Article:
### Conditional Probability for Independent Events

The independent events are those events which in which the happening of the first event does not affect the happening of the second event. For this reason, the conditional probabilities for the two independent events A and B are as follows:

P (A | B) = P (A)

P (B | A) = P (B)

### Conditional Probability for Mutually-Exclusive Events

In the realm of opportunity, the most special event is one that cannot take place at the same time. In other words, if an event has already taken place, another event cannot happen. Therefore, the conditional opportunities for such events always remain a priority

P(A|B) = 0

P(B|A) = 0

## Formulas

- Let A and B be two events in a sample space S, then,

(a) P(A or B) = P (A) + P (B) âˆ’P(A and B)

(b) (X | Y) = P (X âˆ© Y)/P(Y)

(c) $P\left(X|Y\right)=\frac{P\left(Y|X\right)P\left(X\right)}{P\left(Y\right)}$

- The probability of mutually exclusive events A or B is given by:
$P\left(A\text{or}B\right)=P\left(A\right)+P\left(B\right)$.

- If A and B are independent events, then,
- The conditional probabilities are: P (A | B) = P (A) and P (B | A) = P (B).

- The probability of A and B occurring together is: P (Aâˆ©B) = P (A). P (B)

- The probability that none of A and B will occur is: [1 âˆ’ P (A)]. [1 âˆ’ P (B)].

- The probability that at least one of A and B will occur is 1 âˆ’ [1 âˆ’ P (A)]. [1 âˆ’ P (B)].

- If A, B, and C are three independent events, then the chance of their simultaneous occurrence P (Aâˆ©Bâˆ©C) is given by: P (Aâˆ©Bâˆ©C) = P (A). P (B) .P (C).

## Context and Applications

This topic is significant in the professional exams for both undergraduate and graduate courses, especially for:

- Bachelor of Science in Statistics
- Master of Science in Statistics

## Practice Problemï»¿

- Letâ€™s assume a diagnostic test is organized which holds 99% accuracy for covid-19 testing and 60% of the total people have covid-19. We need to find the probability that they actually have the disease given that a patient tests positive.

### Probability Calculation

It is given that the probability of detecting positive when the person has covid-19 is 99%, i.e., 0.99. This implies that P(positive | covid-19) = 0.99.

The percentage of people who have covid-19 is 60%, i.e., P(covid-19) = 0.6.

The probability of detecting positive = 0.6*0.99+0.4*0.01=0.598.

$$\begin{array}{c}P\left(\text{covid19}|\text{positive}\right)=\frac{P\left(\text{positve}|\text{covid19}\right)P\left(\text{covid19}\right)}{P\left(\text{positive}\right)}\\ =\frac{0.99\xc3\u20140.6}{0.598}\\ =0.9933\end{array}$$The following two questions are based on compound probability. Try and solve them in order to calculate the probability of the following two events.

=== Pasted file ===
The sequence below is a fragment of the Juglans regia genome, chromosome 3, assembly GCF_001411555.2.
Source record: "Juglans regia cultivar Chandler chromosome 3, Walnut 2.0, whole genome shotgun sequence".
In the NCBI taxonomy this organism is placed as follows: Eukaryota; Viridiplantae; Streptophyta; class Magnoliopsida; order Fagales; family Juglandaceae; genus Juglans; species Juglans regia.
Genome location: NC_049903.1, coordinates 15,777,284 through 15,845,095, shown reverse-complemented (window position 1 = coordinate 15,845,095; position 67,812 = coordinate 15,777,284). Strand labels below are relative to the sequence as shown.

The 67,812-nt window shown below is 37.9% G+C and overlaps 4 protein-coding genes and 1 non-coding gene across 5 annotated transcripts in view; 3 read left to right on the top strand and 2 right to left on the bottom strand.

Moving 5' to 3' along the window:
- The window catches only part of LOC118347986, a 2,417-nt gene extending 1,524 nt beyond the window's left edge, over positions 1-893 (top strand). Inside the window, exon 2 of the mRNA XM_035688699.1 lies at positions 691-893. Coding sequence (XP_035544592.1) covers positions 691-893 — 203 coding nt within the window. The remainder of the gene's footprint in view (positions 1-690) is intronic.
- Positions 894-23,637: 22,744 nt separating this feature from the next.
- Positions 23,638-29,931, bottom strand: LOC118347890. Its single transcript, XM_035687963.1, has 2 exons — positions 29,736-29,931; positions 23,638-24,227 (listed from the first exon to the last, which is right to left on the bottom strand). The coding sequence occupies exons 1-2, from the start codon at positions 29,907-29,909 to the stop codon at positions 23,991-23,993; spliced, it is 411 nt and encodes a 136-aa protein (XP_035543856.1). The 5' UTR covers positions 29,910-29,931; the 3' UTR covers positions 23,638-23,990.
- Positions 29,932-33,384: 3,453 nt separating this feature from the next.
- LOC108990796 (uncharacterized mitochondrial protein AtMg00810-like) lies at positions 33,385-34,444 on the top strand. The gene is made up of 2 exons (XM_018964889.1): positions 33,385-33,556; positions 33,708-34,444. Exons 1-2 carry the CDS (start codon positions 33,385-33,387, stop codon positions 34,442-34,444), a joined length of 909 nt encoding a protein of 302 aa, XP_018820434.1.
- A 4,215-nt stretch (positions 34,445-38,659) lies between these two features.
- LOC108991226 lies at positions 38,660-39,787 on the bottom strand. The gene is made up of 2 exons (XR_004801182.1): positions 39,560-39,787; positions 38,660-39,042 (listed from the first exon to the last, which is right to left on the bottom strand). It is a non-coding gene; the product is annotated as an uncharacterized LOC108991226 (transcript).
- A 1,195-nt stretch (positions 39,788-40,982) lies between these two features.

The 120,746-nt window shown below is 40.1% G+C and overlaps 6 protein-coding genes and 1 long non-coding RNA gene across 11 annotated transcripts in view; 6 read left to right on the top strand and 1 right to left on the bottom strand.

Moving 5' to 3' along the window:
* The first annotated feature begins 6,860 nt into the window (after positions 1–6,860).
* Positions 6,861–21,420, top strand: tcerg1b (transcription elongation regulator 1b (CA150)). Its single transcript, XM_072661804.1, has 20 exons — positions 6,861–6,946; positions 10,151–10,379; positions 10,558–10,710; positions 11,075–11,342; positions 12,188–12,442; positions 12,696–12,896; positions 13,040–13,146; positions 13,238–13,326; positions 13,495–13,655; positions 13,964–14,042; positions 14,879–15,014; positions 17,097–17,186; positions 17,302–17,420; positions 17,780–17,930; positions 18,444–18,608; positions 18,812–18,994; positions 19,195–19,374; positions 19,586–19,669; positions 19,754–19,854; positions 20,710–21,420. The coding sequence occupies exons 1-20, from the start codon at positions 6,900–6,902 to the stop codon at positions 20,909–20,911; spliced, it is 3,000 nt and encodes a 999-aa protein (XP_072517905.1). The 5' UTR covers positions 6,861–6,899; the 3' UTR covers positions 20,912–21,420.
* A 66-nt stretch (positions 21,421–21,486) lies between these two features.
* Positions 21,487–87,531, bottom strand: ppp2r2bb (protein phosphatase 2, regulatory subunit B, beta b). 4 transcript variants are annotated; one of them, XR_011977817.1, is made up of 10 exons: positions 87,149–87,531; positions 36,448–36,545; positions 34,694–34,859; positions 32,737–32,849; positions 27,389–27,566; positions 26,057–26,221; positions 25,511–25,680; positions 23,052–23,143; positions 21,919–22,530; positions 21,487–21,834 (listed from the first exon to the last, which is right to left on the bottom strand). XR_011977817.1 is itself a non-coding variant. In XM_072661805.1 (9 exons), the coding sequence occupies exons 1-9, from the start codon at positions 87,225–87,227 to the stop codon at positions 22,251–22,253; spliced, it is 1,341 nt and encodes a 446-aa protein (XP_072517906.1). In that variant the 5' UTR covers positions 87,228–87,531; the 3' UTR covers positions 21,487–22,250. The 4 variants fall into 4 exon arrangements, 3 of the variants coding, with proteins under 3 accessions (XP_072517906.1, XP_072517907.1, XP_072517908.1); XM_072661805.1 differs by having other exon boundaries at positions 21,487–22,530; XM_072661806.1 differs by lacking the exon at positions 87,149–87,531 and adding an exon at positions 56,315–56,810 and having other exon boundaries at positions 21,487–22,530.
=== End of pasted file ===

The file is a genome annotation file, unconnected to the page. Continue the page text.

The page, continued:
2. Suppose three unbiased coins are tossed, now find the probability that all three heads will appear.

Solution:

Step 1): Write the sample space for the event of tossing three coins.

The sample space for the event of tossing three coins can be written as $\text{S=(TTT,TTH,THT,HTT,THH,HTH,HHT,HHH)}$.

As can be seen, the total number of outcomes is 8.

Step 2): Calculate the probability.

The formula for the probability of an event $E$ is given by $P\left(E\right)=\frac{n\left(E\right)}{n\left(S\right)}$, where $n\left(E\right)$ is the number of favorable outcomes to $E$ and $n\left(S\right)$ is the total number of possible outcomes.

The number of outcome that all three heads will appear in a toss of three coins is just 1.

Substitute 8 for $n\left(S\right)$ and 1 for $n\left(E\right)$ to determine the probability that all three heads will appear.

$P\left(\text{threeheads}\right)=\frac{1}{8}$

3. If a pair of dice is rolled, find the probability of obtaining the sum as 9.

Solution:

Step 1): Write the sample space for the event of rolling a pair of dice.

The sample space for the event of rolling a pair of dice can be written as $\begin{array}{l}\text{(1,1),(1,2),(1,3),(1,4),(1,5),(1,6)}\\ \text{(2,1),(2,2),(2,3),(2,4),(2,5),(2,6),}\\ \text{(3,1),(3,2),(3,3),(3,4),(3,5),(3,6),}\\ \text{(4,1),(4,2),(4,3),(4,4),(4,5),(4,6),}\\ \text{(5,1),(5,2),(5,3),(5,4),(5,5),(5,6),}\\ \text{(6,1),(6,2),(6,3),(6,4),(6,5),(6,6)}\end{array}$.

As can be seen, the total number of outcomes is 36.

Step 2): Calculate the probability.

The formula for the probability of an event $E$ is given by $P\left(E\right)=\frac{n\left(E\right)}{n\left(S\right)}$, where $n\left(E\right)$ is the number of favorable outcomes to $E$ and $n\left(S\right)$ is the total number of possible outcomes.

The favorable outcomes for sum of 9 are (3,6), (4,5), (5,4), (6,3) and hence the number of favorable outcomes is 4.

Substitute 36 for $n\left(S\right)$ and 4 for $n\left(E\right)$ to determine the probability of obtaining the sum as 9.

$P\left(\text{sumof9}\right)=\frac{4}{36}$

$=\frac{1}{9}$

### Want more help with your statistics homework?

*Response times may vary by subject and question complexity. Median response time is 34 minutes for paid subscribers and may be longer for promotional offers.

### Search. Solve. Succeed!

Study smarter access to millions of step-by step textbook solutions, our Q&A library, and AI powered Math Solver. Plus, you get 30 questions to ask an expert each month.

### Probability and Random Processes

### Conditional Probability, Decision Trees, and Bayes' Theorem

## Compound Probability Homework Questions from Fellow Students

Browse our recently answered Compound Probability homework questions.

### Search. Solve. Succeed!

Study smarter access to millions of step-by step textbook solutions, our Q&A library, and AI powered Math Solver. Plus, you get 30 questions to ask an expert each month.